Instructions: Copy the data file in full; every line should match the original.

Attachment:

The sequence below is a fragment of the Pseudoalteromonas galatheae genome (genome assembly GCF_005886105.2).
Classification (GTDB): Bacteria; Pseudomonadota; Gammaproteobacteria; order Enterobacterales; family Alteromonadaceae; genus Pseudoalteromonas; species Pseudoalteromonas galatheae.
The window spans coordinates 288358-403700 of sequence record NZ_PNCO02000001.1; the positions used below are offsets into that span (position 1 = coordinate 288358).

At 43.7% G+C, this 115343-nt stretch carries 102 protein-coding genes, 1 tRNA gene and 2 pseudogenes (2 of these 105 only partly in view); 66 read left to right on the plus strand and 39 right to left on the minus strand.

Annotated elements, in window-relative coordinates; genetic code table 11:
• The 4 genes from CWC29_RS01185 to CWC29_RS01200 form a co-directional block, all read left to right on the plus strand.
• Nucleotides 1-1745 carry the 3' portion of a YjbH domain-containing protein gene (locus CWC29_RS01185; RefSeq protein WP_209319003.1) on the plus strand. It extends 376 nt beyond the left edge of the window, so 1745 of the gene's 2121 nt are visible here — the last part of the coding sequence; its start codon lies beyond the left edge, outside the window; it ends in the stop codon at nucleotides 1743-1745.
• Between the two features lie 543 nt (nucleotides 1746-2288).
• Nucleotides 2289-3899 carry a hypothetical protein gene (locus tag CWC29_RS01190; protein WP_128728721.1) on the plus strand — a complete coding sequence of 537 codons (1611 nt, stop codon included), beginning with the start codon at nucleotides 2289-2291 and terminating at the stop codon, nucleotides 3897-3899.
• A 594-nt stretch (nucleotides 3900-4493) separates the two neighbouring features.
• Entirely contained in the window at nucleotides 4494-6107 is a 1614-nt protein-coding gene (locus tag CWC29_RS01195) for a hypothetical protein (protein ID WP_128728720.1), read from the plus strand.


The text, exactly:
The sequence below is a fragment of the Pseudoalteromonas galatheae genome (genome assembly GCF_005886105.2).
Classification (GTDB): Bacteria; Pseudomonadota; Gammaproteobacteria; order Enterobacterales; family Alteromonadaceae; genus Pseudoalteromonas; species Pseudoalteromonas galatheae.
The window spans coordinates 288358-403700 of sequence record NZ_PNCO02000001.1; the positions used below are offsets into that span (position 1 = coordinate 288358).

At 43.7% G+C, this 115343-nt stretch carries 102 protein-coding genes, 1 tRNA gene and 2 pseudogenes (2 of these 105 only partly in view); 66 read left to right on the plus strand and 39 right to left on the minus strand.

Annotated elements, in window-relative coordinates; genetic code table 11:
• The 4 genes from CWC29_RS01185 to CWC29_RS01200 form a co-directional block, all read left to right on the plus strand.
• Nucleotides 1-1745 carry the 3' portion of a YjbH domain-containing protein gene (locus CWC29_RS01185; RefSeq protein WP_209319003.1) on the plus strand. It extends 376 nt beyond the left edge of the window, so 1745 of the gene's 2121 nt are visible here — the last part of the coding sequence; its start codon lies beyond the left edge, outside the window; it ends in the stop codon at nucleotides 1743-1745.
• Between the two features lie 543 nt (nucleotides 1746-2288).
• Nucleotides 2289-3899 carry a hypothetical protein gene (locus tag CWC29_RS01190; protein WP_128728721.1) on the plus strand — a complete coding sequence of 537 codons (1611 nt, stop codon included), beginning with the start codon at nucleotides 2289-2291 and terminating at the stop codon, nucleotides 3897-3899.
• A 594-nt stretch (nucleotides 3900-4493) separates the two neighbouring features.
• Entirely contained in the window at nucleotides 4494-6107 is a 1614-nt protein-coding gene (locus tag CWC29_RS01195) for a hypothetical protein (protein ID WP_128728720.1), read from the plus strand.